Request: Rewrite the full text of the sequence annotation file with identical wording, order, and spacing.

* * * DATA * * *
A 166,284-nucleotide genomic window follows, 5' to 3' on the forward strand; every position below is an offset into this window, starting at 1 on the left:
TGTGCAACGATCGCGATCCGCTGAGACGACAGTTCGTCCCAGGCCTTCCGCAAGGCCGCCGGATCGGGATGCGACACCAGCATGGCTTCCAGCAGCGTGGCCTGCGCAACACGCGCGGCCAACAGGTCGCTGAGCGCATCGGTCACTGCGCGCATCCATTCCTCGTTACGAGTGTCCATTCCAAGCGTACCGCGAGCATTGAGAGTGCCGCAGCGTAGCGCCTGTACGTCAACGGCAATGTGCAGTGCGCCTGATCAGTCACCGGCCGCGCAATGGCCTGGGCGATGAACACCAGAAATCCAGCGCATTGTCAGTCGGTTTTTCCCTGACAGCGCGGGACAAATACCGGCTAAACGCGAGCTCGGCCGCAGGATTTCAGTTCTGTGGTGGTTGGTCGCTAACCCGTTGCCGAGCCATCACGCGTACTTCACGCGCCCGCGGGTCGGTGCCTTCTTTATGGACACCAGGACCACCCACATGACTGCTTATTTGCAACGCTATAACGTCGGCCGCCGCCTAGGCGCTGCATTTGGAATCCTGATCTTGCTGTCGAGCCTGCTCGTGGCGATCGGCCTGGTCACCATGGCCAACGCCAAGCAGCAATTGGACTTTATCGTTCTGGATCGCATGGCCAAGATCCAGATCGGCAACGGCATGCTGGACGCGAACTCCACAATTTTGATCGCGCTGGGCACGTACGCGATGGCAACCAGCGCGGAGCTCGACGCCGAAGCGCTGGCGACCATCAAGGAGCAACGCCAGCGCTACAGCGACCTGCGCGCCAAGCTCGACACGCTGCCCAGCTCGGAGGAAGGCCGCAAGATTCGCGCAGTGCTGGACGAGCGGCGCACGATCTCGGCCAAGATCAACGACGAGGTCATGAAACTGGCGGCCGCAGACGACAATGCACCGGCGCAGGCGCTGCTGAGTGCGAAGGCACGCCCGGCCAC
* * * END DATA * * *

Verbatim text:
A 166,284-nucleotide genomic window follows, 5' to 3' on the forward strand; every position below is an offset into this window, starting at 1 on the left:
TGTGCAACGATCGCGATCCGCTGAGACGACAGTTCGTCCCAGGCCTTCCGCAAGGCCGCCGGATCGGGATGCGACACCAGCATGGCTTCCAGCAGCGTGGCCTGCGCAACACGCGCGGCCAACAGGTCGCTGAGCGCATCGGTCACTGCGCGCATCCATTCCTCGTTACGAGTGTCCATTCCAAGCGTACCGCGAGCATTGAGAGTGCCGCAGCGTAGCGCCTGTACGTCAACGGCAATGTGCAGTGCGCCTGATCAGTCACCGGCCGCGCAATGGCCTGGGCGATGAACACCAGAAATCCAGCGCATTGTCAGTCGGTTTTTCCCTGACAGCGCGGGACAAATACCGGCTAAACGCGAGCTCGGCCGCAGGATTTCAGTTCTGTGGTGGTTGGTCGCTAACCCGTTGCCGAGCCATCACGCGTACTTCACGCGCCCGCGGGTCGGTGCCTTCTTTATGGACACCAGGACCACCCACATGACTGCTTATTTGCAACGCTATAACGTCGGCCGCCGCCTAGGCGCTGCATTTGGAATCCTGATCTTGCTGTCGAGCCTGCTCGTGGCGATCGGCCTGGTCACCATGGCCAACGCCAAGCAGCAATTGGACTTTATCGTTCTGGATCGCATGGCCAAGATCCAGATCGGCAACGGCATGCTGGACGCGAACTCCACAATTTTGATCGCGCTGGGCACGTACGCGATGGCAACCAGCGCGGAGCTCGACGCCGAAGCGCTGGCGACCATCAAGGAGCAACGCCAGCGCTACAGCGACCTGCGCGCCAAGCTCGACACGCTGCCCAGCTCGGAGGAAGGCCGCAAGATTCGCGCAGTGCTGGACGAGCGGCGCACGATCTCGGCCAAGATCAACGACGAGGTCATGAAACTGGCGGCCGCAGACGACAATGCACCGGCGCAGGCGCTGCTGAGTGCGAAGGCACGCCCGGCCAC